Summer 2012 will be remembered in real estate circles as the summer of no inventory and the return of the building industry. Yesterday it was reported that housing starts declined by 1.1%; a number that might give pause to many thinking the worst was over for the beleaguered housing industry. Yet Wall Street rallied. Why? Building permits. Nearly 900,000 building permits were pulled by developers nationwide. The significance is that building permits portend future building activity. As we know, there is no greater engine for the economy than building. It’s not just timber, bricks and concrete, it’s everything that goes into a home: drywall, cabinets, door handles, hinges, roof tile, copper, furnaces, water heaters… it’s the workers needed to make pipes, air conditioners and windows. It’s the suppliers of raw materials that go into glass, ceramic tile, plastics, trees for lumber and baseboards. And those people manufacturing or installing or transporting those products are responsible for scores of jobs; and those building related jobs mean spending and that in turn means more jobs and which leads to more shopping and more jobs. Jobs, jobs, jobs. Yes, the summer of 2012 will be the start of the return of the building industry, and not a moment too soon for all of us in this, the great American economy.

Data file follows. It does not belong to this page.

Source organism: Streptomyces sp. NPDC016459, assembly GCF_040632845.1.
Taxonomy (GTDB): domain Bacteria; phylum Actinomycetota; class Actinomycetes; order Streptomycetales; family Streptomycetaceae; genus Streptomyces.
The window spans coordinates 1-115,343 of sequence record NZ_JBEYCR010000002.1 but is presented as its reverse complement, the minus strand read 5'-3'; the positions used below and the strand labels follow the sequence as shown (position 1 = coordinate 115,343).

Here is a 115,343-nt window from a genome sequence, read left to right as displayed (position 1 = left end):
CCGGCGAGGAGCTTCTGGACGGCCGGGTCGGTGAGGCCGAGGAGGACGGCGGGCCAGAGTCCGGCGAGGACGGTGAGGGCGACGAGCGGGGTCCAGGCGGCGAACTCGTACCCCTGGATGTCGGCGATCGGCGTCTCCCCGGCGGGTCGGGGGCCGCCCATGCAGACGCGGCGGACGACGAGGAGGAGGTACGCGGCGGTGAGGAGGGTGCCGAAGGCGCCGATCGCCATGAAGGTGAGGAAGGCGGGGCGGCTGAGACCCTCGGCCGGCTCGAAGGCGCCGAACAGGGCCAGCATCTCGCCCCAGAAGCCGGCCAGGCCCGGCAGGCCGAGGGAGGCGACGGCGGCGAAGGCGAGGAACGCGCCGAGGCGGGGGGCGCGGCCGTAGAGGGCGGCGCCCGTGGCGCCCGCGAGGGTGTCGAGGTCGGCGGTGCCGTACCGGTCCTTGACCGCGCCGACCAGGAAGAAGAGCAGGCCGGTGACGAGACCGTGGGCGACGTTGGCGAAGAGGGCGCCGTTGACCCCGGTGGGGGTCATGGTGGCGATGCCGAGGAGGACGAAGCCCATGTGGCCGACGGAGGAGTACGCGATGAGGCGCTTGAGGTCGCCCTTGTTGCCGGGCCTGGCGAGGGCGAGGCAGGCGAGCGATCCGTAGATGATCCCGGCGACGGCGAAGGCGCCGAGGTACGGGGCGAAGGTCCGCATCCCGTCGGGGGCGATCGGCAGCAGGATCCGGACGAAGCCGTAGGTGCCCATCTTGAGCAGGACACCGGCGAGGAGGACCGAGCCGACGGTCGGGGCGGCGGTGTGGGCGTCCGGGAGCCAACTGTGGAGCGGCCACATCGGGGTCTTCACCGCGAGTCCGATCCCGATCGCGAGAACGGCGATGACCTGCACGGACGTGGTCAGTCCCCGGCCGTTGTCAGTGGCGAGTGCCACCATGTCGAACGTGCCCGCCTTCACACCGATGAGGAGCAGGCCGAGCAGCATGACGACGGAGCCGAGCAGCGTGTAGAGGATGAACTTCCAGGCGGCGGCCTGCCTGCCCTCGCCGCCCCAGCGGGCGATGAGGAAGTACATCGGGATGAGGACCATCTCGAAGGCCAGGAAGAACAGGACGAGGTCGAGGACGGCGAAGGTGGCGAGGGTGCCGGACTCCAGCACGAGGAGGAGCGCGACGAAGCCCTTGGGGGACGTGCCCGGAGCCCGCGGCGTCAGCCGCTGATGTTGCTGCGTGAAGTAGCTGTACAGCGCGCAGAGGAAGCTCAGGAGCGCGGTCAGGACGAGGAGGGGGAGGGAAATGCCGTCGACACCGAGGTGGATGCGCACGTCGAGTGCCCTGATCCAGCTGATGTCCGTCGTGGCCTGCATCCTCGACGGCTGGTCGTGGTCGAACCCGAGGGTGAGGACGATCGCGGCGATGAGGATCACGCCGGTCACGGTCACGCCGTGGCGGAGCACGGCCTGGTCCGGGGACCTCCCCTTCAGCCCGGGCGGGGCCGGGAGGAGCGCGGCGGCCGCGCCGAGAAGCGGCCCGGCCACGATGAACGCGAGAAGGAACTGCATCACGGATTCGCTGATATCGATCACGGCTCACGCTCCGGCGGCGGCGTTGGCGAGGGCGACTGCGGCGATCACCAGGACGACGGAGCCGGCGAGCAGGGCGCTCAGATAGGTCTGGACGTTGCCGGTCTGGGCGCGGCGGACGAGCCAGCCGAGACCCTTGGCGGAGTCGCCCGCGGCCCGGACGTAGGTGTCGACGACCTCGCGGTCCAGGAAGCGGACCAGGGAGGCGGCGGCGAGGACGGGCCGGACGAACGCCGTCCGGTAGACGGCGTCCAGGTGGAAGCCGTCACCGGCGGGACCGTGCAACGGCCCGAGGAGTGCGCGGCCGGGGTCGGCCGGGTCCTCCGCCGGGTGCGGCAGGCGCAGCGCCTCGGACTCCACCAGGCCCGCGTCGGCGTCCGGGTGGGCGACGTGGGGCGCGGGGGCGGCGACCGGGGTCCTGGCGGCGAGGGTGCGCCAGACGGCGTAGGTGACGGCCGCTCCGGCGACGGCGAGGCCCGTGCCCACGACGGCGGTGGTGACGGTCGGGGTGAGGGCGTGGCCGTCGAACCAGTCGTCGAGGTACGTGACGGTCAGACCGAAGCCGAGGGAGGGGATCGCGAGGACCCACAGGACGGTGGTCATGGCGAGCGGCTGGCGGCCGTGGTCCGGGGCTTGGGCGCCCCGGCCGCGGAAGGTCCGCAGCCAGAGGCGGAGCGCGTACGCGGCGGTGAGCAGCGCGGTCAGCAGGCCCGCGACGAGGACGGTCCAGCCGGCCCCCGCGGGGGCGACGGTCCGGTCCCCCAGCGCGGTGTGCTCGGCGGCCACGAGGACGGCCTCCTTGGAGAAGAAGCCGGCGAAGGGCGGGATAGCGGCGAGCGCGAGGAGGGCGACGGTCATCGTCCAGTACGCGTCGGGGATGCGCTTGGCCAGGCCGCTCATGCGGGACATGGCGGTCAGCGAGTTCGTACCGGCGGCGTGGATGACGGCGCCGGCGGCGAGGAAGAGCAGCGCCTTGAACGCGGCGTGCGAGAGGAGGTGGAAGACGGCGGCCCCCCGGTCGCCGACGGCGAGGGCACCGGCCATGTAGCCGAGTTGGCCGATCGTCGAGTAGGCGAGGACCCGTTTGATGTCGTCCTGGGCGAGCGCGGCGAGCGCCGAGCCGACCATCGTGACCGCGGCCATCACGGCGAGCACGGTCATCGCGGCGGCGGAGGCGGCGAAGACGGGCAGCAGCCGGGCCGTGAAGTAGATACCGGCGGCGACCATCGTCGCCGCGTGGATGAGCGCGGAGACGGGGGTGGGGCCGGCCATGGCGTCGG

Who do we have to thank for this? To start with, Ben Bernanke and the Federal Reserve, for keeping rates at historical lows and helping to fuel buyer demand. But how about the banking industry? I know, heavy sigh; it’s almost the economic equivalent of crediting Hitler for the creation of Israel, totally absurd. Yet the shadow inventory we’ve been hearing so much about for so many years never materialized. Why? Because the banking industry recognized that flooding the market with distressed properties was not in their best interest, which has helped the market to stabilize and create a shortage in housing. To the chagrin of those buyers who didn’t use their home’s equity as a cash machine, or didn’t bite off more than they could chew and thus felt entitled to a slew of cheap houses, the banks did not cooperate. They have not release the flood gates of distressed properties. The upshot of this is that our inventory has become scant which is putting pressure on prices and that in turn has led builders to fill the void by building more homes, or at least planning to. Further, it has fueled construction for rental units to meet the ever increasing demand resulting from the rise of those distressed former home owners in need of housing. The obvious fact that so many doomsayers of housing in America missed, was that our population has not gone down over the past 6 years but rather has increased and with it, the need for more housing. Granted, while the type of housing required may have changed in many areas from single family to that of multi-family, it has none the less been neglected and we are now poised to reap the benefits in the form of increased housing production and the return of the home building industry. So it is, the housing industry and the building industry in particular may actually have survived the cataclysmic disaster we’ve called the financial crisis. As appalling as it may be to those harmed by the banking industry’s handling of their personal situation, the contribution of these financial institutions cannot be lightly dismissed. This reminds me of the quote by the timeless Mark Twain upon reading his own obituary in the New York Journal some 100+ years ago: “The reporting of my death are greatly exaggerated.” So too has the demise of housing in America been greatly exaggerated.